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Engelbrecht v. McCullough

Supreme Court of Arizona

January 31, 1956

Arthur ENGELBRECHT, Appellant,
John McCULLOUGH and George Gilling, Appellees.

[80 Ariz. 78] John J. McCullough, Phoenix, for appellant.

Kramer, Roche & Perry and F. Haze Burch, Phoenix, for appellees.


This appeal questions the propriety of a denial of certain ancillary relief sought by the appellant in an action for a dissolution and accounting of partnership affairs. Appellant, whom we shall hereafter call plaintiff, and appellees, whom we shall call defendants,

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on February 23, 1954, entered into a written partnership agreement to carry on the business of cesspool drilling and servicing for a period of two years. Differences arose between the partners resulting on April 8, 1954, in a written notice of dissolution addressed to plaintiff by defendants. By paragraph 11 of the partnership agreement it was provided:

'11. It is mutually agreed by the partners hereto that in the event of the withdrawal of a partner or partners for any reason, or the termination of this partnership by death or any cause, the partners wishing to continue the business shall have the right to purchase the assets of the partner retiring from the business, based on the book value of the partnership at the time of the termination of said partnership, and the partner or partners purchasing said assets of the other partner or partners shall have a period of twenty-four months in which to pay for said assets.'

The defendants elected to buy out plaintiff and continue the business under the provisions of the foregoing paragraph. Seemingly they have taken possession of the partnership assets and have continued the business under its original name.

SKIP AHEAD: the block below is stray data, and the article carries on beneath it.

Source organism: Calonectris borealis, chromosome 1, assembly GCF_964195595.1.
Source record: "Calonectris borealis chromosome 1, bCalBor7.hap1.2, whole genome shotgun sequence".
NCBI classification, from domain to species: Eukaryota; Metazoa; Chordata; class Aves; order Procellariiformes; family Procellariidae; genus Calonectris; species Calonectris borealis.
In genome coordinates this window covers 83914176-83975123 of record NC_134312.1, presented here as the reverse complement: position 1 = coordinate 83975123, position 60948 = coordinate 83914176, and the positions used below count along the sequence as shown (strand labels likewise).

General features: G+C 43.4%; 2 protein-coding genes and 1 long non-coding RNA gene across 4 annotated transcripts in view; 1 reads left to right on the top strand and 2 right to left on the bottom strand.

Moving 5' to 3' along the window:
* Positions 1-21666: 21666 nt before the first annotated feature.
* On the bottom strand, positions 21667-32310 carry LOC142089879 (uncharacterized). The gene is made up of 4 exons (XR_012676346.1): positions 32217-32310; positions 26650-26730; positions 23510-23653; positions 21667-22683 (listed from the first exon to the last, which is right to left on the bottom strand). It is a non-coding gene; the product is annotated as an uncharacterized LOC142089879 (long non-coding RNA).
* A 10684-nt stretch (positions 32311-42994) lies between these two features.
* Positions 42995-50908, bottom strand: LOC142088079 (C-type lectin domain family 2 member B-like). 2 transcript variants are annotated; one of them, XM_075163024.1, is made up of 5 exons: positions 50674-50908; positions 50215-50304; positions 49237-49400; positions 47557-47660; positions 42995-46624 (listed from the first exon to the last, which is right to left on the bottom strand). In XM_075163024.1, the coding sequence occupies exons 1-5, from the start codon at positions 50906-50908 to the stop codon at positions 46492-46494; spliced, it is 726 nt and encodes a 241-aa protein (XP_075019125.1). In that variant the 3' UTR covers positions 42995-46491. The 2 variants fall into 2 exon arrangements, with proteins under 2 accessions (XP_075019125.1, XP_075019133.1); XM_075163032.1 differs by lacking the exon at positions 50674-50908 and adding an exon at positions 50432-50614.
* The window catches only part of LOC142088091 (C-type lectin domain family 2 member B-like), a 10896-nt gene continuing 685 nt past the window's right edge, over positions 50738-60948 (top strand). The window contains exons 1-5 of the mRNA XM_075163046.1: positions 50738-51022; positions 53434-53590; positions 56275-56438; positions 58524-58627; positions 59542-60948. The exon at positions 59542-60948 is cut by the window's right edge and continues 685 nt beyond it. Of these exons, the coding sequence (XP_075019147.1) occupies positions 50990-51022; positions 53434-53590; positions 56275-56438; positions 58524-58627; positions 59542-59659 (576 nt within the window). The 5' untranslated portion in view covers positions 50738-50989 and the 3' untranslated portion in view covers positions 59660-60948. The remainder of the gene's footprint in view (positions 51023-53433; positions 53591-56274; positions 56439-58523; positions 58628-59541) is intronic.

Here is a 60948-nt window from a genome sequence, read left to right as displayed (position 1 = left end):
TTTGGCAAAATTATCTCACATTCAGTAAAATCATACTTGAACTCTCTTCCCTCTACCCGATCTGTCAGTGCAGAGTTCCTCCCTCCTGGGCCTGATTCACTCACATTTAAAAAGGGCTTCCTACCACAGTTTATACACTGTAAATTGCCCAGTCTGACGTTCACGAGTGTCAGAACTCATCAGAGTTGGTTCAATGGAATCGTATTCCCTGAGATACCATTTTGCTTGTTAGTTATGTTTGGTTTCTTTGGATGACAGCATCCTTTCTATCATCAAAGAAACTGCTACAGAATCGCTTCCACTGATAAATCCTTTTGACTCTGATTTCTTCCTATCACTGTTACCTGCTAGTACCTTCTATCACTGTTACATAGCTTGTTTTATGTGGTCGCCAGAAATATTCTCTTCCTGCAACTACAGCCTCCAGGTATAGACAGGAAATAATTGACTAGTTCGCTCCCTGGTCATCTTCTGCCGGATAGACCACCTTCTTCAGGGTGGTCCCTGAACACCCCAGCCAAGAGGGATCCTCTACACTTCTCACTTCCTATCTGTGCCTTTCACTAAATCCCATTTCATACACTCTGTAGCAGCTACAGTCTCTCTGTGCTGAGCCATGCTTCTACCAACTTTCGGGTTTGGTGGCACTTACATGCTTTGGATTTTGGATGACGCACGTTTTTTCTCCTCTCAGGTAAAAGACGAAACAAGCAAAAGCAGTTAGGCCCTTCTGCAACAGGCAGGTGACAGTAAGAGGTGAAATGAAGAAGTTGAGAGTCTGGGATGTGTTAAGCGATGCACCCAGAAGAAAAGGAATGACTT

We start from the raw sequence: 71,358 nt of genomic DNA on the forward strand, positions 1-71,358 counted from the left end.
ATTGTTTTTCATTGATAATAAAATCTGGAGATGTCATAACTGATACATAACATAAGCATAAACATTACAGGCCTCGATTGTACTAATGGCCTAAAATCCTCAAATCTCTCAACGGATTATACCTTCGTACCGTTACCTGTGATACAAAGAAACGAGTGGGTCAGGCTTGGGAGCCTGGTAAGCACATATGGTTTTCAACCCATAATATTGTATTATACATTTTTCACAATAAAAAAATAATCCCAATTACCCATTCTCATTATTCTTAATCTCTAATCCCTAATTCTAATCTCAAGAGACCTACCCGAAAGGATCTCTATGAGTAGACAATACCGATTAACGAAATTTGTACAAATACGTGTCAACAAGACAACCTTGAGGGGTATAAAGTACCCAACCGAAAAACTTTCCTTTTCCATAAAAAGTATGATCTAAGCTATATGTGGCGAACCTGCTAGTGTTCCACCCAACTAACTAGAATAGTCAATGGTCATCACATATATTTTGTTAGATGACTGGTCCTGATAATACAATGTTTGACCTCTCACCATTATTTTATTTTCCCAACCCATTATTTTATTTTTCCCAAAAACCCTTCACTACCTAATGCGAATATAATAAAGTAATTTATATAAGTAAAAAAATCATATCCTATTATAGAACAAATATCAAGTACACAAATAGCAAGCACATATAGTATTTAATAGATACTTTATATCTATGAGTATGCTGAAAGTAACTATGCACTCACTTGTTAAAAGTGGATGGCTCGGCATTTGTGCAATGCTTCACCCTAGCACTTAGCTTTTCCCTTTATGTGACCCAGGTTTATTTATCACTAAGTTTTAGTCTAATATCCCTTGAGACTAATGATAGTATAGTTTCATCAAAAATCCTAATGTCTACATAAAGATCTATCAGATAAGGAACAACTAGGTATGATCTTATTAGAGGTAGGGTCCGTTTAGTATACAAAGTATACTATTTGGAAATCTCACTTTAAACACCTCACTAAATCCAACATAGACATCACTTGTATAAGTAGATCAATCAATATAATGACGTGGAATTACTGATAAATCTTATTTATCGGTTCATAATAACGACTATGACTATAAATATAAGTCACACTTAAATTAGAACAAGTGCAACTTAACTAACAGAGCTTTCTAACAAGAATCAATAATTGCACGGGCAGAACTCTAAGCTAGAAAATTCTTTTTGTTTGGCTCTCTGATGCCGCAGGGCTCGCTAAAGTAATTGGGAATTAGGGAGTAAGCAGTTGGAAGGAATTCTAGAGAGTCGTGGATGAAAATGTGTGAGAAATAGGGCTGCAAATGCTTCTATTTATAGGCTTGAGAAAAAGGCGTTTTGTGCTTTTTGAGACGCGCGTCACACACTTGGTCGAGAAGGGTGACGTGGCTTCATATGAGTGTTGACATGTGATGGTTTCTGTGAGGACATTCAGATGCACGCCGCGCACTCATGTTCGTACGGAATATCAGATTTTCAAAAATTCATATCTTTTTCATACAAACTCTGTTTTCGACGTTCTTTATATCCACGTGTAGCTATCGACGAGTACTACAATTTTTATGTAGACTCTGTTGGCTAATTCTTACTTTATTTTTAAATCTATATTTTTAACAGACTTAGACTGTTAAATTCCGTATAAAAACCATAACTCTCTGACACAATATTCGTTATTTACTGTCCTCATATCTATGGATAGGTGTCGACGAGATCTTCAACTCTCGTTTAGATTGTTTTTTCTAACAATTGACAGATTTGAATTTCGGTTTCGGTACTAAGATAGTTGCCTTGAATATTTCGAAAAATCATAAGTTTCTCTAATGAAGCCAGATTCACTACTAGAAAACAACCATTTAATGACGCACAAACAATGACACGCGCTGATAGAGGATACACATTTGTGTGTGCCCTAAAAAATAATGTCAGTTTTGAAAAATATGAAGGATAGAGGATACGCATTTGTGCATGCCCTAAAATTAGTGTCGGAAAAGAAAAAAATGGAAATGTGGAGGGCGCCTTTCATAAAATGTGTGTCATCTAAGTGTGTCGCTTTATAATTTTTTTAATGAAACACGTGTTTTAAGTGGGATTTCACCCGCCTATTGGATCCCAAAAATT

This action was commenced on June 11, 1954, originally seeking a dissolution and an accounting. On the same day plaintiff obtained from the lower court an order directing the defendants to appear and show cause why an accounting should not be had of all the dealings and transactions of the partnership. The hearing on this order to show cause was continued from time to time until October 14, 1954. On [80 Ariz. 79] October 1st plaintiff filed a second amended complaint from which it appears that in addition to asking for a decree of dissolution of the partnership and an accounting, the court was petitioned to 'order the defendants to restore the plaintiff to his work and activities under the partnership agreement.' It is apparent from the contents of the second amended complaint that plaintiff now seeks to treat the dissolution of April 8, 1954, as wrongful and the partnership as continuing. A third order to show cause was secured primarily directed to obtaining mandatory orders of the court to enforce a continuation of the partnership agreement. This third order to show cause was consolidated for hearing with the original order. At the hearing on October 14th the court directed the defendants to file a full and complete accounting from the beginning of the partnership to the then 'present time' and an inventory of all stocks and materials on hand, debts outstanding and contracts to be completed, and further ordering that plaintiff be allowed a full and complete inspection of all books of account. All other relief requested in both orders to show cause was denied including all those matters which sought to restore the plaintiff to his 'work and activities' under the partnership agreement.